A new ad campaign targeting smoking teens are graphic in nature, and critics say, are effective. The latest series of ads by the Food and Drug Administration are titled "The Real Cost."

The ads feature teens buying cigarettes in a convenience store by placing $5 on the counter, to which the clerk replies, "It's not enough." As it turns out, he's not talking about money, rather what smoking will cost you health-wise.

It is graphic and very disturbing, but will it stop kids form taking up smoking? Despite the warning labels on cigarette packaging, more than 3,000 teens try smoking each day and about 700 become regular smokers, according to the new data by the FDA.

Also announced this week, CVS Caremark announced Wednesday it will stop selling cigarettes and other tobacco products at its CVS/pharmacy stores by October 1, 2014.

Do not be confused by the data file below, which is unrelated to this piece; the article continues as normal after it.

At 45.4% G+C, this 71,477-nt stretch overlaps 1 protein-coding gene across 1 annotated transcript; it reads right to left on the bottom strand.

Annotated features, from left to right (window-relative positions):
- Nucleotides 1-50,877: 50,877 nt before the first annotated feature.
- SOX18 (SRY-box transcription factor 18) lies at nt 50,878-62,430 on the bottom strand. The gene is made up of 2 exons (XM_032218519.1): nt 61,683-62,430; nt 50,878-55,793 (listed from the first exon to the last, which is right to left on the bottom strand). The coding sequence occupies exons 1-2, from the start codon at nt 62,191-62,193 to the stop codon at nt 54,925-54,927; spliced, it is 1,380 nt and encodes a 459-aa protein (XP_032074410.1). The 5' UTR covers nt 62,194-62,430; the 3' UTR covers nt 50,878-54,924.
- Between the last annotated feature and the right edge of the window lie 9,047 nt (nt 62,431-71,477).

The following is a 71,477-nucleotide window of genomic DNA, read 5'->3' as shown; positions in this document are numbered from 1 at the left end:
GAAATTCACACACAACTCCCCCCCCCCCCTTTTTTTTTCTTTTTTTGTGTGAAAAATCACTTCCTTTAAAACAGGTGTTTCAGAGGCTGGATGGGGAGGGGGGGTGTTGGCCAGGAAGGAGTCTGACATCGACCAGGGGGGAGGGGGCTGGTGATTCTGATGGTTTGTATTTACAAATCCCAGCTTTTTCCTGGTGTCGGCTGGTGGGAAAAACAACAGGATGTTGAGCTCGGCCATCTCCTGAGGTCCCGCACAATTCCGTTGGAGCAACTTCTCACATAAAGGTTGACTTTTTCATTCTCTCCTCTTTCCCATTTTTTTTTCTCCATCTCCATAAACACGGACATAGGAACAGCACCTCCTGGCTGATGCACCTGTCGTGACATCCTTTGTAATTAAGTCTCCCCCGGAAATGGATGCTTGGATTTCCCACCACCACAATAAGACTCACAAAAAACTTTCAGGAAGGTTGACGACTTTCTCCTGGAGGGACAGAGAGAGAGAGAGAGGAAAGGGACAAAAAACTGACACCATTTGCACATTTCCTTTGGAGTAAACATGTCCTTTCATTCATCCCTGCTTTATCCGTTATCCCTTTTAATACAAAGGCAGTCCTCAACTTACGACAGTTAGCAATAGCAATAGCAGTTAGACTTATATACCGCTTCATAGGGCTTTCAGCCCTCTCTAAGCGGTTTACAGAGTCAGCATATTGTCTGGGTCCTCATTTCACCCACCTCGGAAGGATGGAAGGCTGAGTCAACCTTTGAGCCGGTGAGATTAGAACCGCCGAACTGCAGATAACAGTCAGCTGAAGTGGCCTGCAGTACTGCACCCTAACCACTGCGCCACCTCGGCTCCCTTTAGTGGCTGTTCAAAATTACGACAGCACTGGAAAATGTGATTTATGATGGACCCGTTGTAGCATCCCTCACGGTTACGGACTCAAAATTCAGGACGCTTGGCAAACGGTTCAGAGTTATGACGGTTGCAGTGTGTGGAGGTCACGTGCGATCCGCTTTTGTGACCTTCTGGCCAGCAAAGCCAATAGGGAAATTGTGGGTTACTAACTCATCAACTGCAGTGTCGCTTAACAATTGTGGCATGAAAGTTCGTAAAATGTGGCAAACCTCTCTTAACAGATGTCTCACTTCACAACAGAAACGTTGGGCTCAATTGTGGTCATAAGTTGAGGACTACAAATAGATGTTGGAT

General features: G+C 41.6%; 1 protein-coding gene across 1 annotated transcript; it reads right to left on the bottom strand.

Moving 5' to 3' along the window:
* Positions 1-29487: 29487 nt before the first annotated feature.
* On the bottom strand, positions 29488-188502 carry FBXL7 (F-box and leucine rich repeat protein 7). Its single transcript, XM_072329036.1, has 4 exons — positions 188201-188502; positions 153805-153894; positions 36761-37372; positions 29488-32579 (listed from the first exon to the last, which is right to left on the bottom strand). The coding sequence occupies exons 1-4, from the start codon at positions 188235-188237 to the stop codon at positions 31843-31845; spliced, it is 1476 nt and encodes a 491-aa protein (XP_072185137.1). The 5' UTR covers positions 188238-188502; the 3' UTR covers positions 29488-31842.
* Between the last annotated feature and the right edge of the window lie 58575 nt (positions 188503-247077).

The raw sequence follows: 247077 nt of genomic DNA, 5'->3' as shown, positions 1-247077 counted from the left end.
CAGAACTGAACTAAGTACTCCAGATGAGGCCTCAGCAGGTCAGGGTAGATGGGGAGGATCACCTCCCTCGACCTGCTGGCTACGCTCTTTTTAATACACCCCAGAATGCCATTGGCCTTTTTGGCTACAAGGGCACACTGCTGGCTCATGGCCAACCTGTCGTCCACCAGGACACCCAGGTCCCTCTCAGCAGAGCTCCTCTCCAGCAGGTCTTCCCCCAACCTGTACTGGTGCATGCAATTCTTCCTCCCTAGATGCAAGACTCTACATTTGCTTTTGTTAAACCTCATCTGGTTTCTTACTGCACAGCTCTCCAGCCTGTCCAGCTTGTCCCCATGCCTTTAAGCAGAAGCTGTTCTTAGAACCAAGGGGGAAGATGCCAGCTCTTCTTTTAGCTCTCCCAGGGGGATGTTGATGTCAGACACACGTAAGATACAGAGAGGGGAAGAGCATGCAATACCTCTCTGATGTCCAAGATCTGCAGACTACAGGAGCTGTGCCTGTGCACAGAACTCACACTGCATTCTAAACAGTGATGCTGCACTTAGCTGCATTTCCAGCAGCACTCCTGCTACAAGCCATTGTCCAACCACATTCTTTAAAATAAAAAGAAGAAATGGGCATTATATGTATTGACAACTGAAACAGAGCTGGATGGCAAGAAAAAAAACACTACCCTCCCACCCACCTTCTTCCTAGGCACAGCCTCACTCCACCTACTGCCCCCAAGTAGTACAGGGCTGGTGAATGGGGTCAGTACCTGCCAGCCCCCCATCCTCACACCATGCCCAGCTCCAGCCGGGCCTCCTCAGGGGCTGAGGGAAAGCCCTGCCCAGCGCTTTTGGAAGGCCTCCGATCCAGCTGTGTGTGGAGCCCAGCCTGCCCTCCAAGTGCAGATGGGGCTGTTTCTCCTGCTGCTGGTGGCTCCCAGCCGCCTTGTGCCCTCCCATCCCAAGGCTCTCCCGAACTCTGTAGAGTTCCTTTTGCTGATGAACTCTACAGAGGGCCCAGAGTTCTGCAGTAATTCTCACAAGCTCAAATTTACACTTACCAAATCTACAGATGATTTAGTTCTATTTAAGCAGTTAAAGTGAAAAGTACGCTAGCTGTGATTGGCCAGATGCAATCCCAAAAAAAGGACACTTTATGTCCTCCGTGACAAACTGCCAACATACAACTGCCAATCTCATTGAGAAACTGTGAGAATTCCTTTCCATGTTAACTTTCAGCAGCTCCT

The chain, which has 7,600 stores nationwide, is the first chain of pharmacies to make the move. In a statement, the CEO and president Larry J. Merlo said, "Put simply, the sale of tobacco products is inconsistent with our purpose."

President Barack Obama and other health-based pubications and organizations praised the move but halting it's cigarette sales comes at a price. According to CNN, CVS Caremark estimates it will take an annual loss of $2 billion from smokers.

Smoking, no doubt, has been proven to be a great cost on the wallet and health. What does it take to quit for good? If you are ready to quit, thinking about quitting, or know someone who wants to quit, The South Dakota QuitLine is ready to help with free services and support designed to help you kick the habit for good.

Call them at 1-800-SD-QUITS or click SDQuits.org

source: CNN News